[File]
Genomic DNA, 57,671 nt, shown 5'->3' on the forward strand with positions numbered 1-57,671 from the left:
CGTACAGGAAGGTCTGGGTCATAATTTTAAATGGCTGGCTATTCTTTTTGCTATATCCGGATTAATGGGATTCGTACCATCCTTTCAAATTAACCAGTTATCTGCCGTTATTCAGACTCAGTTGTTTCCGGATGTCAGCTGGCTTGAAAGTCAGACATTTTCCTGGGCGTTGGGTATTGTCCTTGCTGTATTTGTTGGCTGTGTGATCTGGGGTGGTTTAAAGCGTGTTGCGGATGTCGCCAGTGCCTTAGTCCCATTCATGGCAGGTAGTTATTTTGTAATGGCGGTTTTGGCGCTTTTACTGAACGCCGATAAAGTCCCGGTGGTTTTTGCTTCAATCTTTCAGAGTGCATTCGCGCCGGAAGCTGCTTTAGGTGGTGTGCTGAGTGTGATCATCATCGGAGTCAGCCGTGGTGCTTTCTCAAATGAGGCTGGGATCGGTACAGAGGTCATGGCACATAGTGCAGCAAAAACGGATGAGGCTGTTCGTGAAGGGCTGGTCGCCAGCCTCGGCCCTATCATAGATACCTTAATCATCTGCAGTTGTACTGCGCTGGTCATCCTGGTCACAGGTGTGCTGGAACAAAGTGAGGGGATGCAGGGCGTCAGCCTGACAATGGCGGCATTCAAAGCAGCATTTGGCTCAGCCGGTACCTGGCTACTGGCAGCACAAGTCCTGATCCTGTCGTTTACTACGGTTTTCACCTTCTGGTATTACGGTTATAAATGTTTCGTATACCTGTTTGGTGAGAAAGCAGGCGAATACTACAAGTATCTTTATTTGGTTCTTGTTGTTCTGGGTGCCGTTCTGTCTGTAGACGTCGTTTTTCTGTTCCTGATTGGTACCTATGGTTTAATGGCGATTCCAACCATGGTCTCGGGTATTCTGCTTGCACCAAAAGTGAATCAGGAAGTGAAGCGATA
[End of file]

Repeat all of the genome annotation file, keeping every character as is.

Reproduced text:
Genomic DNA, 57,671 nt, shown 5'->3' on the forward strand with positions numbered 1-57,671 from the left:
CGTACAGGAAGGTCTGGGTCATAATTTTAAATGGCTGGCTATTCTTTTTGCTATATCCGGATTAATGGGATTCGTACCATCCTTTCAAATTAACCAGTTATCTGCCGTTATTCAGACTCAGTTGTTTCCGGATGTCAGCTGGCTTGAAAGTCAGACATTTTCCTGGGCGTTGGGTATTGTCCTTGCTGTATTTGTTGGCTGTGTGATCTGGGGTGGTTTAAAGCGTGTTGCGGATGTCGCCAGTGCCTTAGTCCCATTCATGGCAGGTAGTTATTTTGTAATGGCGGTTTTGGCGCTTTTACTGAACGCCGATAAAGTCCCGGTGGTTTTTGCTTCAATCTTTCAGAGTGCATTCGCGCCGGAAGCTGCTTTAGGTGGTGTGCTGAGTGTGATCATCATCGGAGTCAGCCGTGGTGCTTTCTCAAATGAGGCTGGGATCGGTACAGAGGTCATGGCACATAGTGCAGCAAAAACGGATGAGGCTGTTCGTGAAGGGCTGGTCGCCAGCCTCGGCCCTATCATAGATACCTTAATCATCTGCAGTTGTACTGCGCTGGTCATCCTGGTCACAGGTGTGCTGGAACAAAGTGAGGGGATGCAGGGCGTCAGCCTGACAATGGCGGCATTCAAAGCAGCATTTGGCTCAGCCGGTACCTGGCTACTGGCAGCACAAGTCCTGATCCTGTCGTTTACTACGGTTTTCACCTTCTGGTATTACGGTTATAAATGTTTCGTATACCTGTTTGGTGAGAAAGCAGGCGAATACTACAAGTATCTTTATTTGGTTCTTGTTGTTCTGGGTGCCGTTCTGTCTGTAGACGTCGTTTTTCTGTTCCTGATTGGTACCTATGGTTTAATGGCGATTCCAACCATGGTCTCGGGTATTCTGCTTGCACCAAAAGTGAATCAGGAAGTGAAGCGATA